Drug Law

Gov. Candidate Andrew Cuomo: No Medical Marijuana in NY

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Andrew Cuomo, New York Attorney General and the Democrat candidate for the Governor of New York told reporters on Sunday that he does not

want to see New York follow California’s example and legalize marijuana for medical purposes. Cuomo who has admitted using marijuana in his youth said that the dangers of medical marijuana outweigh the benefits. Cuomo has a strong lead over his Republican opponent, Carl Paladino, who has said recently that he wanted the issue put to a referendum.

When told that medical marijuana’s legalization could generate revenues for the state, he said, “A lot of things could raise revenues. Legalizing prostitution could raise revenues. I’m against that, too.” Currently in New York, there are twin bills, 9016 and SB 4041-B that would legalize medical marijuana in the state of New York. The bills have passed through several committees with bipartisan support, the current bills have made it farther than any past medical marijuana bills in the Senate and is now languishing in the budget committee.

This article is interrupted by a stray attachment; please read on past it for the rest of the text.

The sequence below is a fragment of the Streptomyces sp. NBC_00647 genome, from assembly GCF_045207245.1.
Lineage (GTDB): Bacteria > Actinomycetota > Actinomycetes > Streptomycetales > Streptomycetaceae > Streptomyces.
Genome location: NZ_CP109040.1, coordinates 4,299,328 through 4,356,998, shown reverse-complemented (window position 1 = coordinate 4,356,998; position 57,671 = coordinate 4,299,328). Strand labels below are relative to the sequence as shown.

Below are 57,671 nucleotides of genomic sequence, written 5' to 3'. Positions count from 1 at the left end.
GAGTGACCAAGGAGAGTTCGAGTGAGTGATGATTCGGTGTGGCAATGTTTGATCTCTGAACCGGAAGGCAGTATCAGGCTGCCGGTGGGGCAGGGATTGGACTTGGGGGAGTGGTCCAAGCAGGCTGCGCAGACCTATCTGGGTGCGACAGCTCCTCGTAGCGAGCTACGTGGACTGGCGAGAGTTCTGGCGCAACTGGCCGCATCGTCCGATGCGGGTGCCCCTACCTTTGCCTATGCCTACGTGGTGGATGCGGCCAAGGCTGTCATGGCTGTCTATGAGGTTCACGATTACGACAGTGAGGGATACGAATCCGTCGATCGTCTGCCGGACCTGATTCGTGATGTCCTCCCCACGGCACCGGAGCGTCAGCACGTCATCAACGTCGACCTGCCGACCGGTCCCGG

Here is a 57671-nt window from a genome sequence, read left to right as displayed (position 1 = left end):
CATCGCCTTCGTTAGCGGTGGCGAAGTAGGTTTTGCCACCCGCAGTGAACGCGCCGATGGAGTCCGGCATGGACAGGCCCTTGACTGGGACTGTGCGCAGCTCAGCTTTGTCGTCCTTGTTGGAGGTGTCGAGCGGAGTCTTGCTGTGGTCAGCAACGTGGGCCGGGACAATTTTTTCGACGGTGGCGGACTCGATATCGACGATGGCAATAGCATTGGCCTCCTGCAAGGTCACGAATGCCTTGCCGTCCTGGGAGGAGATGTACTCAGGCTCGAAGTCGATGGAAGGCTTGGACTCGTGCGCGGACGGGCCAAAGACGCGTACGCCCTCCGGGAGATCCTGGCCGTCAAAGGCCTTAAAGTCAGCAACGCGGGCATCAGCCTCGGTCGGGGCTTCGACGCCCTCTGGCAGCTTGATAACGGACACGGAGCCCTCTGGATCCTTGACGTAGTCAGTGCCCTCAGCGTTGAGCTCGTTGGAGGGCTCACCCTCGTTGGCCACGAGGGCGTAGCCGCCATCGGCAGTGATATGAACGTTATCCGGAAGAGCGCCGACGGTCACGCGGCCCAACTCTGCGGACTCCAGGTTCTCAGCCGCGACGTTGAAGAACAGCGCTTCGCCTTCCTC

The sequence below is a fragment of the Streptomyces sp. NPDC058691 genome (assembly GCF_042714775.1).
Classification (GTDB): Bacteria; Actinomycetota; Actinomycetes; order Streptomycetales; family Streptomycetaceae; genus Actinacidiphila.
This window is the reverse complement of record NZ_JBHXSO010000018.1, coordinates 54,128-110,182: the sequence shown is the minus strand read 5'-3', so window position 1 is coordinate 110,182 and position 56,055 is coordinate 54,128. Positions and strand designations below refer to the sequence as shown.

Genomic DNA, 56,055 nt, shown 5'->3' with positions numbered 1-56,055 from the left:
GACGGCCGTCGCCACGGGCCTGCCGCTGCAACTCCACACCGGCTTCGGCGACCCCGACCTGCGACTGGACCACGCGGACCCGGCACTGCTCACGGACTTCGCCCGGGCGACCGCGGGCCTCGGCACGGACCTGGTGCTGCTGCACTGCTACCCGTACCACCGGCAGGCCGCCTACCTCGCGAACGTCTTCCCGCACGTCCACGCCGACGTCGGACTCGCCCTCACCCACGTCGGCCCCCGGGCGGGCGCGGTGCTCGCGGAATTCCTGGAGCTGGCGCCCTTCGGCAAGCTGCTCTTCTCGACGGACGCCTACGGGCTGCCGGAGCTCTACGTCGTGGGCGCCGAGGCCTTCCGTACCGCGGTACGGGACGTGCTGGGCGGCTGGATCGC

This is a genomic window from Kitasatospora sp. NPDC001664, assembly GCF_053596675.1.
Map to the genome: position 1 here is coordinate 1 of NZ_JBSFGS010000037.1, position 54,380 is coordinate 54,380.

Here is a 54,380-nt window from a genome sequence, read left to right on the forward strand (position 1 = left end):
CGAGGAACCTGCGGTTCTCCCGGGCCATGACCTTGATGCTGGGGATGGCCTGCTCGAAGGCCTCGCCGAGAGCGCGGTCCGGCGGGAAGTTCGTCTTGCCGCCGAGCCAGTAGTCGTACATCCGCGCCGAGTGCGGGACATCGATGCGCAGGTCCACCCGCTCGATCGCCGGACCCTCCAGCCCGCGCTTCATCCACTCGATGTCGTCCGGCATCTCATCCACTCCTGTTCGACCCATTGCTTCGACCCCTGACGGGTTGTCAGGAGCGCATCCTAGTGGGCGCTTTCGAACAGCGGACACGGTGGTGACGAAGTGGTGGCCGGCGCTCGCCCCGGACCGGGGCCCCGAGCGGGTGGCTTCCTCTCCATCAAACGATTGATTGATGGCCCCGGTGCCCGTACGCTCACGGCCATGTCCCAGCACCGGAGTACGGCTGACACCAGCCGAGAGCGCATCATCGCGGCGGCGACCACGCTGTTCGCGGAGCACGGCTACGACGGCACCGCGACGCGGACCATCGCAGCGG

Last year was the first that a medical marijuana bill has passed out of a Senate committee in the Empire state. Support for medical marijuana legislation in the budget seams to be wavering and no action or votes were taken on either bills since summer. A February 2010 Quinnipiac Poll found that 71% of New Yorkers believe it’s a good idea to “allow adults to legally use marijuana for medical purposes if their doctor prescribes it.” Candidate Cuomo has said he does not think the bill will ever pass in his state.